Grilled Figs with Crème Fraîche and Chestnut Honey

Grilled Figs with Crème Fraîche and Chestnut Honey.  What??!!  Two desserts in a row, what are Ken and Jody coming to?   Nothing spectacular–the blog reflects what we eat, and during August we eat a lot from the grill, including dessert.

Okay, this is also a Lonely Guy post – Jody’s down at the Cape running a kids cooking class to benefit the Dana Farber Cancer Institute.  So you’re going to have put up with just me this week.

I tumbled on to grilling figs one hot summer night when we were already planning on cheese and fruit for dessert and I had both figs and grill at the ready.  Hmm, I wonder what these would taste like?  The answer depends on how you feel about intense packets of sweetness crusted with bits of caramelized fig sugar.  You will find no dessert with as high a ratio of taste to ease as this week’s recipe.

Over the years we’ve tried different figs, different dairy compliments and different honeys–this is currently our favorite.  Here’s a quick run-down of some of the possible variations, all of which are delicious.  For the dairy part of things: Greek yogurt, crème fraîche, vanilla ice cream, a really runny cheese, such as Epoisse.  For the honey: dealer’s choice.  Chestnut honey is a traditional Italian compliment to sweet or rich items because of its bitter finish, but we’ve also used lavender honey, and when nothing else was available, good old clover honey.

You can grill any fig, but there are a couple of variables.  We like Black Missions because they’re small (they cook quickly) and because they’re almost all seedy flesh.  Since there’s more sugar in the seedy center of the fig, it caramelizes more quickly.  Brown figs are larger and require a bit more fiddling to make sure they don’t burn before they’re actually done. Both brown and and green figs have a layer of seedless flesh between the seedy part and the skin, but they’re still quite delicious.  I grilled all three kinds so you could see what they looked like and having a mix of different ones on a dessert plate does make it more interesting.

I start Sierra and Brown Turkey figs on their backs, and if I remember in time I might flip them over at the end to add some grill marks. But if the grill is really hot, or the figs are at peak ripeness (like the Sierras in the photos) then they may be too soft to flip. In any case, don’t add any figs cut-side down to a rack that is less than hot or they’ll never release properly.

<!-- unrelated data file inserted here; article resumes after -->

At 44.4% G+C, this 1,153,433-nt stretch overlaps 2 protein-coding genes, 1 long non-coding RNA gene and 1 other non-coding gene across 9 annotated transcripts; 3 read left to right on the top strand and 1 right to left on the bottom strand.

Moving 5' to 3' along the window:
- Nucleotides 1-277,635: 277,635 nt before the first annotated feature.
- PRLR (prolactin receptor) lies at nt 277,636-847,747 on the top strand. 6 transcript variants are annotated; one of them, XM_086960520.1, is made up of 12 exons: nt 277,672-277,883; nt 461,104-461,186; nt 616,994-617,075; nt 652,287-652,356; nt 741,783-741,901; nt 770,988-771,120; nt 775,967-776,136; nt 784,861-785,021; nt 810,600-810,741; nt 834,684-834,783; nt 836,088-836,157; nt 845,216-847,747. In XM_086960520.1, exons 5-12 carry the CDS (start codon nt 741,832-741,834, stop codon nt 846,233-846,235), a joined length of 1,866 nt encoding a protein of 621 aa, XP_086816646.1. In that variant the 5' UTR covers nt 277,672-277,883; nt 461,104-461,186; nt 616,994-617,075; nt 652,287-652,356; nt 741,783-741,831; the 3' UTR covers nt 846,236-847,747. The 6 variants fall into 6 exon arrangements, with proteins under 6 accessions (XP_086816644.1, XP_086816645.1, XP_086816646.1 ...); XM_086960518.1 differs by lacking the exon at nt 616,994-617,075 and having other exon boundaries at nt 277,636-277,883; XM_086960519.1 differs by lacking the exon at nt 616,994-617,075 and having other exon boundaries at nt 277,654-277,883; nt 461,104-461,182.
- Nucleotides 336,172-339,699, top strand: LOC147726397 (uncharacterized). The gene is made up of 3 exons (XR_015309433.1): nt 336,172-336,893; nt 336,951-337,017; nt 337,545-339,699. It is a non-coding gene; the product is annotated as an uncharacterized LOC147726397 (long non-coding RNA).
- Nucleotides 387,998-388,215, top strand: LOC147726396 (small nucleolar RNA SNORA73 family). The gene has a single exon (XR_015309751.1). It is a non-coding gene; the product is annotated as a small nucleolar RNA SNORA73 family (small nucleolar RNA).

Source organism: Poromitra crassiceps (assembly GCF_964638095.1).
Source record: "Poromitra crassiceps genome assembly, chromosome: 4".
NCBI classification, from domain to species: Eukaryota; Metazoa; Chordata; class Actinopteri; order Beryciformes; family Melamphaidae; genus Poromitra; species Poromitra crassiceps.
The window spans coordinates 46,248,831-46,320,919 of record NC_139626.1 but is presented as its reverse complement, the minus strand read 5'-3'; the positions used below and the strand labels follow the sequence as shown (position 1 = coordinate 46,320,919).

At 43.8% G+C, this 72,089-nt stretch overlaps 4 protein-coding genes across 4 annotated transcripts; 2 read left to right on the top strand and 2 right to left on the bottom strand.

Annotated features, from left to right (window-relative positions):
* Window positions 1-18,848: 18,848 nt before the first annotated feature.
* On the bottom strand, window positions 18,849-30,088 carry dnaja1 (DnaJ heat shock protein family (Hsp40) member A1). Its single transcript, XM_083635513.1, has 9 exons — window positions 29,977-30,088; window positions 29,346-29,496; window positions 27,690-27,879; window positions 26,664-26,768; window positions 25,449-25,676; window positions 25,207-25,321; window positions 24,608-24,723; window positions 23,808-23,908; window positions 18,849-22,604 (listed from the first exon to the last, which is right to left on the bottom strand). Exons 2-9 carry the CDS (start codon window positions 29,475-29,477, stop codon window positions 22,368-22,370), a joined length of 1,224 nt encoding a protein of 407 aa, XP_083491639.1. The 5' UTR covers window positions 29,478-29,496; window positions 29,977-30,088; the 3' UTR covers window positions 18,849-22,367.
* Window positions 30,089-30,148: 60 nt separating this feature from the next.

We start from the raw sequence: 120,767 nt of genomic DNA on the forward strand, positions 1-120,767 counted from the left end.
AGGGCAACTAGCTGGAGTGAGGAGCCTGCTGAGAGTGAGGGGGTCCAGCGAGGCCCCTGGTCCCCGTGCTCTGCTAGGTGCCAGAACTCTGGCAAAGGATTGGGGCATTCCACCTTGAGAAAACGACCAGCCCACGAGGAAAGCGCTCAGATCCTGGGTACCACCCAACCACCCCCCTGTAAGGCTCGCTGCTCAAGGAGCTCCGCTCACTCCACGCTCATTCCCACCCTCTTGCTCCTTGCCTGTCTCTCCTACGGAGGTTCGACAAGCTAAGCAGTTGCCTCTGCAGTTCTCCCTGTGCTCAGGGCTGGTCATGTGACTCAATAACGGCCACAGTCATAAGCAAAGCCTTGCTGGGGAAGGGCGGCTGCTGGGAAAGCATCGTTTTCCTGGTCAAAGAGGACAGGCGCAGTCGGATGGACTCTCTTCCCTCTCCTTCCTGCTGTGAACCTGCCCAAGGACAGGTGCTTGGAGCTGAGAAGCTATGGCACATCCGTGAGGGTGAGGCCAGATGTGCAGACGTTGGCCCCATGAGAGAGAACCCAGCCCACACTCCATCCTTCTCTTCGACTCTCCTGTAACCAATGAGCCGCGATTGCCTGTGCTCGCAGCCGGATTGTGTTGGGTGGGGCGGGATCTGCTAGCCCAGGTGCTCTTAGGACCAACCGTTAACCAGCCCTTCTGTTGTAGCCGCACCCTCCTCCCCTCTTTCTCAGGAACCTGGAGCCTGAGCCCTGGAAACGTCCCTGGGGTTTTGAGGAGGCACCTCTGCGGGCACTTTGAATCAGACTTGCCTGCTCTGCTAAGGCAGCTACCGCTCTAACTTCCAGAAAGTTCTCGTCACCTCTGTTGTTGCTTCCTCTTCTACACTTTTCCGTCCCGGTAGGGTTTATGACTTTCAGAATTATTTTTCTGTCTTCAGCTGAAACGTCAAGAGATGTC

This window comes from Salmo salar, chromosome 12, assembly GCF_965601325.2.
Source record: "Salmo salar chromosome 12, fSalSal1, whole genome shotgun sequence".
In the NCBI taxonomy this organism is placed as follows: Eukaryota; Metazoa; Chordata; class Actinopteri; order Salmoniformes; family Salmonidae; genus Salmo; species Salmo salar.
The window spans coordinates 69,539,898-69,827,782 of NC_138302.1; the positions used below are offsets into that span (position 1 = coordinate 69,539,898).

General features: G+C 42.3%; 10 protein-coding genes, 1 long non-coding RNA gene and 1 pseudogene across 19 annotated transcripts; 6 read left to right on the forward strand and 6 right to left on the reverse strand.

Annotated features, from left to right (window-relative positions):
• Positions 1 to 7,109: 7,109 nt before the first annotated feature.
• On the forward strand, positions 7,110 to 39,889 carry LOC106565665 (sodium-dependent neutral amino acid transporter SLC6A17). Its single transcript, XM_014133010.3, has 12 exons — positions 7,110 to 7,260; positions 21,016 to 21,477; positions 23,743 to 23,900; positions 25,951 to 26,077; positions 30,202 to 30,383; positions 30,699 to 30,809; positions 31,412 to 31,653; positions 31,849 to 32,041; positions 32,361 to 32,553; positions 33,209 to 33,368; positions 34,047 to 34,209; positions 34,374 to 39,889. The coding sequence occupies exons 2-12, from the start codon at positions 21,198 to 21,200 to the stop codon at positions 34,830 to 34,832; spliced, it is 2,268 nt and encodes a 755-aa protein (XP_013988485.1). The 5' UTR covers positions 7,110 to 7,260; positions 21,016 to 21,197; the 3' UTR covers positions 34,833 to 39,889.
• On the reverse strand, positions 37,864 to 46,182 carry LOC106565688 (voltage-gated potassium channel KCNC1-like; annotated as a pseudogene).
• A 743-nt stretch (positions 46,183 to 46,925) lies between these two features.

Figs grill quickly, in only a few minutes.  With our charcoal grill I often cook them while whatever I was grilling for the main course is resting.  After the figs finish I transfer them to a terra cotta dish, covered with a tea towel (not foil–you don’t want condensation dripping on them while you’re eating dinner).  You’ll notice than in some of the pictures it appears that I’ve drowned them in honey.  Not so.  As the figs cool they release an amazing amount of syrupy juice, which tastes incredible with the crème fraîche and honey.  I’m using chestnut honey here because it has a low-key bitter finish, which adds a nice contrast to the the other sweet components.

Plan on 3 whole figs per person, fewer if using larger figs.  If you’re grilling more than two pints (the amount shown in the ingredients photo), and putting them on the grill cut-side down, by the time you finish placing the last fig on the grill the first ones will almost certainly be ready to turn, or even come off.  Give the fig a squeeze with a pair of tongs to check for doneness (flip it over first so the cut side is up or you risk dropping it through the grill bars).  It should feel sensuously pliable (squishy soft).  Dollop on the crème fraîche and honey and relish the last treat of the summer.  Enjoy.  Ken

* Grilling tip: I throw a towel over my shoulder and then place the figs on the grill with my fingers to make sure none are accidentally sacrificed to the god of charcoal.  (Wipe your fingers on the towel.)  I always remove or turn the figs with a long spatula and tongs.  The figs can become quite soft and a spatula helps make sure I  don’t lose any.


Serves 4, but scales up easily


  • 2 pints fresh Black Mission figs, (or any other kind of fig–plan on 6 half-figs per person)
  • ¼ cup neutral high-heat oil, such as safflower, for grilling
  • 4 ounces crème fraîche
  • ¼ cup chestnut honey


  1. Prepare a medium-hot grill.  While the grill is heating, cut the figs in half lengthwise.
  2. Brush the cut surfaces of the figs with oil.  When the grill is ready, brush the grill with oil.
  3. Place the figs cut-side down on the grill, beginning with the area of the grill closest to you (when you begin taking them off you don’t want to have to reach over the other still cooking figs and risk knocking them between the bars).  Grill with the top down for two minutes, then check for doneness.  (They should be squishy.)  If they still need to cook, turn them over.  They shouldn’t take any more than another minute, but you don’t want the cut side to burn.